For two days in March, West Virginia high school students who participate in career and technical education classes at various career centers gathered to test their skills and be evaluated by experts at the SkillsUSA state competition. Local 304 President Stewart Whitehair and member Ricci Bodkins, both electricians at Monongahela Power’s Harrison Station, served as judges in the competition for aspiring electricians.
SkillsUSA is an organization that works to develop students for jobs in various career fields and strengthen the nation’s workforce by turning out ambitious and employable young people who are interested in careers in vocational and/or technical jobs. Established in 1965, it has affiliations with 53 state and territorial education associations, teaches skills in 130 different job categories, and reaches 17,000 classrooms every year. SkillsUSA holds annual career competition events showcasing the best career and technical education students. Contests begin locally and continue through the state and national levels.
Whitehair has been on Marion County Technical Center’s advisory council since 2018 and says the school is an excellent resource for developing new utility workers. Through his work on the council, he helps develop curriculum and programming useful for training students in commercial and industrial electrical applications. The school largely trains high schoolers but attracts some older students, as well. He was honored to be asked to help judge SkillsUSA’s West Virginia competition, and said, “This was a chance for the best of the best from my state to compete for a chance to travel to Atlanta in June for the national SkillsUSA contest.”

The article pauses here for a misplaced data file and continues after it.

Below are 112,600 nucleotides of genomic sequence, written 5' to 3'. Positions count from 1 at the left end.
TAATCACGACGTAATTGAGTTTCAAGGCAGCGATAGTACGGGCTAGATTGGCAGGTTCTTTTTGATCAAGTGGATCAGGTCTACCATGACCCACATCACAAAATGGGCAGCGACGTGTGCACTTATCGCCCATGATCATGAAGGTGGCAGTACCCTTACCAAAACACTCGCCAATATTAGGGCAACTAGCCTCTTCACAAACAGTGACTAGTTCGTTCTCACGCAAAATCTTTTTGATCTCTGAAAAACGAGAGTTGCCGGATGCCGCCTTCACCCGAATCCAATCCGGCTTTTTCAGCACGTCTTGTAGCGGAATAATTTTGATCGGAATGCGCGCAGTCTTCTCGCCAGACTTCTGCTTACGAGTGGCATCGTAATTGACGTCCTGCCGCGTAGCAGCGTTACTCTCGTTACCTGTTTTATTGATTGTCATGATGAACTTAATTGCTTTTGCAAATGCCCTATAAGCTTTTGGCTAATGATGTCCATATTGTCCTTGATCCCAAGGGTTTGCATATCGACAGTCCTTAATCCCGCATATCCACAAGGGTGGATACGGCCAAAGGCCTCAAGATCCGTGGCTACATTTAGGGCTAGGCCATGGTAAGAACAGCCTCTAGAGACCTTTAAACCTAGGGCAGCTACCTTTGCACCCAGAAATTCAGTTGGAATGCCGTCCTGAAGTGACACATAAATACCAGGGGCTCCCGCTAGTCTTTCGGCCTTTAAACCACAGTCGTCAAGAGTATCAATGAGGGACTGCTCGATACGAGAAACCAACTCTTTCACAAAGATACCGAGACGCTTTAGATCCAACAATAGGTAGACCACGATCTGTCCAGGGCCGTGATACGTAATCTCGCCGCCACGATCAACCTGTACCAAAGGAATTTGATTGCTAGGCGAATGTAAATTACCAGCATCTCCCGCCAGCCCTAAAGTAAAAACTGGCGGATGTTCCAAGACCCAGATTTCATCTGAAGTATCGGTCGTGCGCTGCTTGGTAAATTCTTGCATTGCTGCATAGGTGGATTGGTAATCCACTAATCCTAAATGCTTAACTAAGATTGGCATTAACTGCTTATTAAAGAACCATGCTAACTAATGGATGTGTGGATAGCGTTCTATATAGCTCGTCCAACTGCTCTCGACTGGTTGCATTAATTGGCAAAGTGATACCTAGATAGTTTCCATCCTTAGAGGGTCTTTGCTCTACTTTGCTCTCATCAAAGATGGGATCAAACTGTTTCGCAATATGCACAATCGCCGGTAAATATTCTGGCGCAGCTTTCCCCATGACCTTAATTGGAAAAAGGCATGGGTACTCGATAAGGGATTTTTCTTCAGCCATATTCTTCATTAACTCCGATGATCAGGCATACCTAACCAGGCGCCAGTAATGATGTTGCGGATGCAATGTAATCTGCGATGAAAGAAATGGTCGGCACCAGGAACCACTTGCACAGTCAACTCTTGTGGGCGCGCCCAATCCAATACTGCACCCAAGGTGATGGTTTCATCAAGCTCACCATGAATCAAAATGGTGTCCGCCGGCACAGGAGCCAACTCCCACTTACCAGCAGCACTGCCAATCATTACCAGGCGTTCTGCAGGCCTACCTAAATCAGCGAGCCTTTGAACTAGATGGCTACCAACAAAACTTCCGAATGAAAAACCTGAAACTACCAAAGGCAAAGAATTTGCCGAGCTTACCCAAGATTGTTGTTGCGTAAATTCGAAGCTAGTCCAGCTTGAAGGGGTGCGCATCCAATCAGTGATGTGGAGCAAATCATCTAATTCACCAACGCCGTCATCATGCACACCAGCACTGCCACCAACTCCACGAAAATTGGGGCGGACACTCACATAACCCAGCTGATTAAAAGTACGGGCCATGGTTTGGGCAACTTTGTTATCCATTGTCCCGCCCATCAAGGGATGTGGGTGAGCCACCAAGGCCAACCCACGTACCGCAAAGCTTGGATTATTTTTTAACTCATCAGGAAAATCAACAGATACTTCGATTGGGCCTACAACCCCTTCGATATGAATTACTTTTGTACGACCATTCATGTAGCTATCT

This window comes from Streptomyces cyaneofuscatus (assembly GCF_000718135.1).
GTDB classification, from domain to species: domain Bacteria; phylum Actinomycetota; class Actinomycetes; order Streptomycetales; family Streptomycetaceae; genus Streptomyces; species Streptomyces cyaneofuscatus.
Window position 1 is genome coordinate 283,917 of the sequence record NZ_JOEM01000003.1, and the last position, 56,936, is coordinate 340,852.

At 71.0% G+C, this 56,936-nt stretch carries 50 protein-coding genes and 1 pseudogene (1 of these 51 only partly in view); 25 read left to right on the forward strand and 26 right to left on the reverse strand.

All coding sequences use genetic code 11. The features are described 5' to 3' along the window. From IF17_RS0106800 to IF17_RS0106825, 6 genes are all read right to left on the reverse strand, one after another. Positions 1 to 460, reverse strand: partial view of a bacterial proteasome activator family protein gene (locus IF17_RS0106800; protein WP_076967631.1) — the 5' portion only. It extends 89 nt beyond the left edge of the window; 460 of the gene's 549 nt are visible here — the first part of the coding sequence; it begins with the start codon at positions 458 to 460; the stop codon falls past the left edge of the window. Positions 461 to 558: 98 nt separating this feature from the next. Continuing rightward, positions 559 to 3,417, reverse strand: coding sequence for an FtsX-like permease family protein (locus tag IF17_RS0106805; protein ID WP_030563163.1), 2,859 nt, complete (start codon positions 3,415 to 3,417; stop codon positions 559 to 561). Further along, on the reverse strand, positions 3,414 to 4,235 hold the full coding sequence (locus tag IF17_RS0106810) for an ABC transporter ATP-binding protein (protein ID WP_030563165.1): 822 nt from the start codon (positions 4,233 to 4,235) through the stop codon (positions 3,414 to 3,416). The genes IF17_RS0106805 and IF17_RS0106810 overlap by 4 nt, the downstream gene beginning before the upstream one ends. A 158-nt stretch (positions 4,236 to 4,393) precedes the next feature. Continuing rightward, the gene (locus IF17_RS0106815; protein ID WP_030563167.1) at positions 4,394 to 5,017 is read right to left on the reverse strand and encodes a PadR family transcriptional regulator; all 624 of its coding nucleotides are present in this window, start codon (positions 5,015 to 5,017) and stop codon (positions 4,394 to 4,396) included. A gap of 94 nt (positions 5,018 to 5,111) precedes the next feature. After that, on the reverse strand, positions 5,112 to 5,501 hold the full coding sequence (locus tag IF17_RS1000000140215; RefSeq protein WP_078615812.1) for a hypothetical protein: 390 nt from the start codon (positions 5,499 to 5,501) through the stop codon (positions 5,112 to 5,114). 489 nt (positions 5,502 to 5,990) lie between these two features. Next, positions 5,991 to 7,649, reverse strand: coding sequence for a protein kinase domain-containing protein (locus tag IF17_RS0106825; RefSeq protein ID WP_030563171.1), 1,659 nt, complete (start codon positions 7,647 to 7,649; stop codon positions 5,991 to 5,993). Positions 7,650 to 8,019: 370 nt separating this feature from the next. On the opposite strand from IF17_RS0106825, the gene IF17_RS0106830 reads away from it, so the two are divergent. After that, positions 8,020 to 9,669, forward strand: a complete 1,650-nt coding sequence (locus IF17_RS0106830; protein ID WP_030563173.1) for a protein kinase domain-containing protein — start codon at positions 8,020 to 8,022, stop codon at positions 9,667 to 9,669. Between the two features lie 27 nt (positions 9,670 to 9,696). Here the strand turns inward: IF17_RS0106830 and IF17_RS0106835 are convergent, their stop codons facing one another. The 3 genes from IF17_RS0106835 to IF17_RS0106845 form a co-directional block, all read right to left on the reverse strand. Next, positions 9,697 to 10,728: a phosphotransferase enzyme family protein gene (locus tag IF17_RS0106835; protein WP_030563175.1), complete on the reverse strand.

On the first day of the competition, students started with a safety briefing, followed by a 6-hour timed event on industrial motor control. They were given a project description, layout drawing, and schematic for a three-phase 120/208V motor circuit with forward, reverse, stop buttons and limit switches.
The next day’s test was a residential wiring project in which students had four hours to wire a Ground Fault Circuit Interrupter (GFCI) with a branch duplex receptacle, a pair of three-way switches and a keyless light fixture. The catch was that all receptacles had to trip with the GFCI but the light had to remain on.
Whitehair says the SkillsUSA program is an example of the great things that can be accomplished when education, industry, and labor work together. He and Bodkins were able to participate thanks to Local 304 and Monongahela Power’s volunteer paid time off program, which allows employees time off to engage in meaningful activities in their communities. Parent company First Energy covered their pay for the two days of judging and Local 304 paid for expenses and materials.